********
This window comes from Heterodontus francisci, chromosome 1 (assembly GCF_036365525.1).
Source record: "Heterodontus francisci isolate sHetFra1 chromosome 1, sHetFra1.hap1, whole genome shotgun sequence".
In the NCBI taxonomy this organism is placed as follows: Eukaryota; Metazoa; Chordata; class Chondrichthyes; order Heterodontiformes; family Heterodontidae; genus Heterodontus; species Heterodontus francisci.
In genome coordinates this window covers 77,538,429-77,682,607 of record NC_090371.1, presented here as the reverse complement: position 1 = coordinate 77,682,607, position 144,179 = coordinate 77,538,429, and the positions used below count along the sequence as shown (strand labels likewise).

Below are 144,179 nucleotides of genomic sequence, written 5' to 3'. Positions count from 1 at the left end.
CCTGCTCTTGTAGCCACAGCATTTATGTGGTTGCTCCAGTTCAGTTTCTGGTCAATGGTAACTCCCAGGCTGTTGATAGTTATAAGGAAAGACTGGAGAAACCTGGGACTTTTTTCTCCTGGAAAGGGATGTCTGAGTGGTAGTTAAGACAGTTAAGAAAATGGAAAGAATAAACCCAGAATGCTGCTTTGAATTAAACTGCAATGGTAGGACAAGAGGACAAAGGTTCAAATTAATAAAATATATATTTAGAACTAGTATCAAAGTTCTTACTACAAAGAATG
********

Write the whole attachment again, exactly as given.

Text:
This window comes from Heterodontus francisci, chromosome 1 (assembly GCF_036365525.1).
Source record: "Heterodontus francisci isolate sHetFra1 chromosome 1, sHetFra1.hap1, whole genome shotgun sequence".
In the NCBI taxonomy this organism is placed as follows: Eukaryota; Metazoa; Chordata; class Chondrichthyes; order Heterodontiformes; family Heterodontidae; genus Heterodontus; species Heterodontus francisci.
In genome coordinates this window covers 77,538,429-77,682,607 of record NC_090371.1, presented here as the reverse complement: position 1 = coordinate 77,682,607, position 144,179 = coordinate 77,538,429, and the positions used below count along the sequence as shown (strand labels likewise).

Below are 144,179 nucleotides of genomic sequence, written 5' to 3'. Positions count from 1 at the left end.
CCTGCTCTTGTAGCCACAGCATTTATGTGGTTGCTCCAGTTCAGTTTCTGGTCAATGGTAACTCCCAGGCTGTTGATAGTTATAAGGAAAGACTGGAGAAACCTGGGACTTTTTTCTCCTGGAAAGGGATGTCTGAGTGGTAGTTAAGACAGTTAAGAAAATGGAAAGAATAAACCCAGAATGCTGCTTTGAATTAAACTGCAATGGTAGGACAAGAGGACAAAGGTTCAAATTAATAAAATATATATTTAGAACTAGTATCAAAGTTCTTACTACAAAGAATG